$$ {\displaystyle \begin{array}{l}{R}_{rc}(s)=\frac{1}{M}\sum \limits_{l=0}^{L-1}{h}_{n_t{n}_r}^{\ast }(l)\sum \limits_{n=0}^{M-1}c(n){c}^{\ast}\left(n+s-l\right){e}^{j2\pi \left(n+s-l\right){f}_c}\\ {}\kern0.5em =\left\{\begin{array}{l}{h}_{n_t{n}_r}^{\ast }(s)\frac{1}{M}\sum \limits_{n=0}^{M-1}{\left|c(n)\right|}^2{e}^{j2\pi {nf}_c}+\Delta {\varepsilon}_1,s\in \left[0,L-1\right]\\ {}\kern5.5em \Delta {\varepsilon}_2\kern2.75em ,\kern3.25em \mathrm{otherwise}\end{array}\right.\\ {}\kern0.75em =\left\{\begin{array}{l}{h}_{n_t{n}_r}^{\ast }(s){e}^{j\pi \left(M-1\right){f}_c}\operatorname{sinc}\left(\pi {Mf}_c\right)+\Delta {\varepsilon}_1,s\in \left[0,L-1\right]\\ {}\kern5em \Delta {\varepsilon}_2\kern2.75em ,\kern3.5em \mathrm{otherwise}\end{array}\right.\end{array}} $$
(12)

where Δε1 and Δε2 are the interference terms related to ε1 and ε2, respectively, and sinc() is the abbreviation of Singer function. It can be observed from Eq. (12) that the amplitude of the correlation peaks is reduced in Singer function way. More seriously, our simulation result shows that the correlation peaks will disappear when CFO is large enough. In other words, the PCS information cannot be obtained precisely in this case.

CFO compensation

In this section, we will focus on the CFO compensation. Since PN sequence is exploited to obtain PCS information, to reduce computation and save frequency resource, here, we still use PN sequence to compensate CFO. The traditional PN-based CFO compensation scheme is coherent autocorrelation algorithm.

Coherent autocorrelation algorithm

After the frame synchronization is completed, the conjugated PN sequence generated by the receive c(n) is multiplied by the received PN sequence r(n) to get z(n)

$$ z(n)=r(n){c}^{\ast }(n)=\sum \limits_{l=0}^L{h}_{n_t{n}_r}(l){\left|c(n)\right|}^2{e}^{j\left(2\pi {f}_cn+\theta \right)} $$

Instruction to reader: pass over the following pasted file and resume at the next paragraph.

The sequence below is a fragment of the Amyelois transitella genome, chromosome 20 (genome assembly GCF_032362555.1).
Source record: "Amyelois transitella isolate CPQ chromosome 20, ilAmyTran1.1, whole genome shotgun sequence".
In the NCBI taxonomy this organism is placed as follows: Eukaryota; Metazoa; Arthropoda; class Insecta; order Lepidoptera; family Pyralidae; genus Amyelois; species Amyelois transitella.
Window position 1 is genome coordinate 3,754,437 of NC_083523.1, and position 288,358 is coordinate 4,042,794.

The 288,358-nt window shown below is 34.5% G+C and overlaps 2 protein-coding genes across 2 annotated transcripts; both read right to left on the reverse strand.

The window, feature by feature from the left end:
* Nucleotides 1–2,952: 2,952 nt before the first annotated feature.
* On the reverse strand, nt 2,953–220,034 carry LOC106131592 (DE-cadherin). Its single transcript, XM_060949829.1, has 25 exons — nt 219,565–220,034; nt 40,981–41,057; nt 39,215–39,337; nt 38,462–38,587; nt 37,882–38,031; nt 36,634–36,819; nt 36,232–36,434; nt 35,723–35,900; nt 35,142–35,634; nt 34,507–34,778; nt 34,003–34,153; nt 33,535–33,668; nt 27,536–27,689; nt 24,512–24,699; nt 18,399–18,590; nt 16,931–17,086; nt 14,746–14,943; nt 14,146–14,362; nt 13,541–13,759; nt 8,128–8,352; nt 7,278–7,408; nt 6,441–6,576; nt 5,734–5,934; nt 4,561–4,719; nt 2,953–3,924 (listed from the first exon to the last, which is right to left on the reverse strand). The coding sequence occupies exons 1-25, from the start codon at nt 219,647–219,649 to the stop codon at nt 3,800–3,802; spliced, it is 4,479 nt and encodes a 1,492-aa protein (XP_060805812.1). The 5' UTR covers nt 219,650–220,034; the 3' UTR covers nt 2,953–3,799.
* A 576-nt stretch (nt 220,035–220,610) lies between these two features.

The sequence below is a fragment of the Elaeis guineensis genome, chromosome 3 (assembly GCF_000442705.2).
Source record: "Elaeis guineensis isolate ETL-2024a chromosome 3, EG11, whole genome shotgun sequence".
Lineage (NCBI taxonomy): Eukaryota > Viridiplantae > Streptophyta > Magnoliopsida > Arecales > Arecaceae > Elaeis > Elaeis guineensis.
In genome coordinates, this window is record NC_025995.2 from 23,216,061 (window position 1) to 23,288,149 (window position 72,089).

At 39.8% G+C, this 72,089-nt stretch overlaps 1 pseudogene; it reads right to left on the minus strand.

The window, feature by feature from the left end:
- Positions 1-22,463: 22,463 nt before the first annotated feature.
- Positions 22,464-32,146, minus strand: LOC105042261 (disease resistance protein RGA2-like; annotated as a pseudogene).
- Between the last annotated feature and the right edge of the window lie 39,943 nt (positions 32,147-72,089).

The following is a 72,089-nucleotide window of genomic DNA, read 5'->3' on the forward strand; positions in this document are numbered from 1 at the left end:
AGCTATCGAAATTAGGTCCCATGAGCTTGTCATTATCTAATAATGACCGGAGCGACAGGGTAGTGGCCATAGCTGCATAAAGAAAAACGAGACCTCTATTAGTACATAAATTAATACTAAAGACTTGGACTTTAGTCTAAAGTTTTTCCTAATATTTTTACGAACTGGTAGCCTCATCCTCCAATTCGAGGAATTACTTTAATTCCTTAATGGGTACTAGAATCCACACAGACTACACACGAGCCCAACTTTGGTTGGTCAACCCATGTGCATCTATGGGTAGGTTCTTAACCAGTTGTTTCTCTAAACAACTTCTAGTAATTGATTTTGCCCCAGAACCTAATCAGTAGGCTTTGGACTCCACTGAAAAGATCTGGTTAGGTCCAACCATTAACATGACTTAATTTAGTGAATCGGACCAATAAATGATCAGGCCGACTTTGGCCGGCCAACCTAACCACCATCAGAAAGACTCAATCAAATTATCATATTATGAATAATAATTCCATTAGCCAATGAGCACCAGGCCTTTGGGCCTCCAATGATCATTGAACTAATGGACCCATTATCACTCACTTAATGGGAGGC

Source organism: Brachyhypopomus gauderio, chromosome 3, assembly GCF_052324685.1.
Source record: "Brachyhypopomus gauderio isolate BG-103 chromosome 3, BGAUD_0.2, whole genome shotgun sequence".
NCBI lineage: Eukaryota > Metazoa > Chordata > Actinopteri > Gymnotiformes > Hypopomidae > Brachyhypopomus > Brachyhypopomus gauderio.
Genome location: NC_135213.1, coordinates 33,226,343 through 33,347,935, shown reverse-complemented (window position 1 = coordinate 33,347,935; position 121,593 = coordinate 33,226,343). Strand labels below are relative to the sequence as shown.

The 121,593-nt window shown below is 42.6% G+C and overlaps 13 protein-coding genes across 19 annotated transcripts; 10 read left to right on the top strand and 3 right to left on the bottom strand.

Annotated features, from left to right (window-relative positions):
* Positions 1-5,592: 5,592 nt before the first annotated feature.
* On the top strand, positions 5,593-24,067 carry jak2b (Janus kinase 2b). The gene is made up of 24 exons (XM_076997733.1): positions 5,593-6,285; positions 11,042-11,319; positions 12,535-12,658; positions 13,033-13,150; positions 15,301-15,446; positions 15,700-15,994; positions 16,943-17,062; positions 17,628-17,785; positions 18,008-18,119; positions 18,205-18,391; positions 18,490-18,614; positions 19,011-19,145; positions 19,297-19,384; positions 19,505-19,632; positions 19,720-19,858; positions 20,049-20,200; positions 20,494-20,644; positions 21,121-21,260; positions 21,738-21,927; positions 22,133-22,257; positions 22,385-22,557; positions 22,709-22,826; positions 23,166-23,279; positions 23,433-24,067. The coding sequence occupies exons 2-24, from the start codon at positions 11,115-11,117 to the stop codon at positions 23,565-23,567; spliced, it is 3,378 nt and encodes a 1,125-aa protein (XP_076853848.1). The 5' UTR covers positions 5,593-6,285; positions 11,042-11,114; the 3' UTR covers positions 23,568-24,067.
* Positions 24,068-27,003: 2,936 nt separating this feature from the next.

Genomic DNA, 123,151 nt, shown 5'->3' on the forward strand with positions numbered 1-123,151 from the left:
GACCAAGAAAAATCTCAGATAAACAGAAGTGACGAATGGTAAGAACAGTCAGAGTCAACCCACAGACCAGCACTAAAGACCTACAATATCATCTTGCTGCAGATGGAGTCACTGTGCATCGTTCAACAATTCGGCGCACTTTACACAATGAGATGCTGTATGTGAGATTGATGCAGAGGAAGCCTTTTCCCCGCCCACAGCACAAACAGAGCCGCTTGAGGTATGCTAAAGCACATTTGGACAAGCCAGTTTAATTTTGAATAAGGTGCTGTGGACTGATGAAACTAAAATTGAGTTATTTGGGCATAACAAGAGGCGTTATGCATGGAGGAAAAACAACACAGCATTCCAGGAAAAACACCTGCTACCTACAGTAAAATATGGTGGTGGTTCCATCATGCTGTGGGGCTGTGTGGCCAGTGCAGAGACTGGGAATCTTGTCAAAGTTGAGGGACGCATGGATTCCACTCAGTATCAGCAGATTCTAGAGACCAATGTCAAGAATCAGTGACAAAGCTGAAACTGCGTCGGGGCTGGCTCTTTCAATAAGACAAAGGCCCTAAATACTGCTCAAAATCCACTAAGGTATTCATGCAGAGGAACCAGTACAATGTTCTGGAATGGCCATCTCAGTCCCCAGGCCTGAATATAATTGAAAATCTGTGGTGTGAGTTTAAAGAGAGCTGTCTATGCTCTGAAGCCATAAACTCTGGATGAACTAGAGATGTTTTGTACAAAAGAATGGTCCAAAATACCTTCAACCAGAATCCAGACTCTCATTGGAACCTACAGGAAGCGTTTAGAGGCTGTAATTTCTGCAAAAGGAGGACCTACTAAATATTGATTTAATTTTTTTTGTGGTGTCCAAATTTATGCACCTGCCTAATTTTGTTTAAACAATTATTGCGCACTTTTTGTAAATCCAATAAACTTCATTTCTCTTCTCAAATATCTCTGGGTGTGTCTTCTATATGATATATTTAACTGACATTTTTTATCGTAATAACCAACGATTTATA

(13)

Then, compute the autocorrelation function of z(n)

$$ {\displaystyle \begin{array}{l}R(D)=\sum \limits_{n=1}^M{z}^{\ast }(n)z\left(n+D\right)\\ {}\kern2.25em ={e}^{j\left(2\pi {f}_cD\right)}\sum \limits_{l=0}^L{\left|{h}_{n_t{n}_r}(l)\right|}^2\sum \limits_{n=1}^N{\left|c(n)\right|}^2{\left|c\left(n+D\right)\right|}^2\end{array}} $$
(14)

and the estimated CFO is given by [25]

$$ {\hat{f}}_c=\frac{\arg \left(R(D)\right)}{2\pi D} $$
(15)

Literatures [32] shows that the CFO variance of coherent autocorrelation algorithm under AWGN channel is

$$ \operatorname{var}\left({\hat{f}}_c\right)=\frac{1}{{\left(2\pi D\right)}^2}\left[\frac{1}{M^2}\frac{2}{\left(2\mathrm{SNR}\right)}+\frac{1}{M}\frac{2}{{\left(2\mathrm{SNR}\right)}^2}\right] $$
(16)

With the multipath channel interference, its variance could deteriorate even further.

The performance of coherent autocorrelation algorithm under low SNR situation is bad. To solve this problem, we propose a differential correlation algorithm.

Differential correlation algorithm

According to the cyclic shift-and-add property of m-sequence, the differential operation of the locally generated PN sequence can be expressed as [33].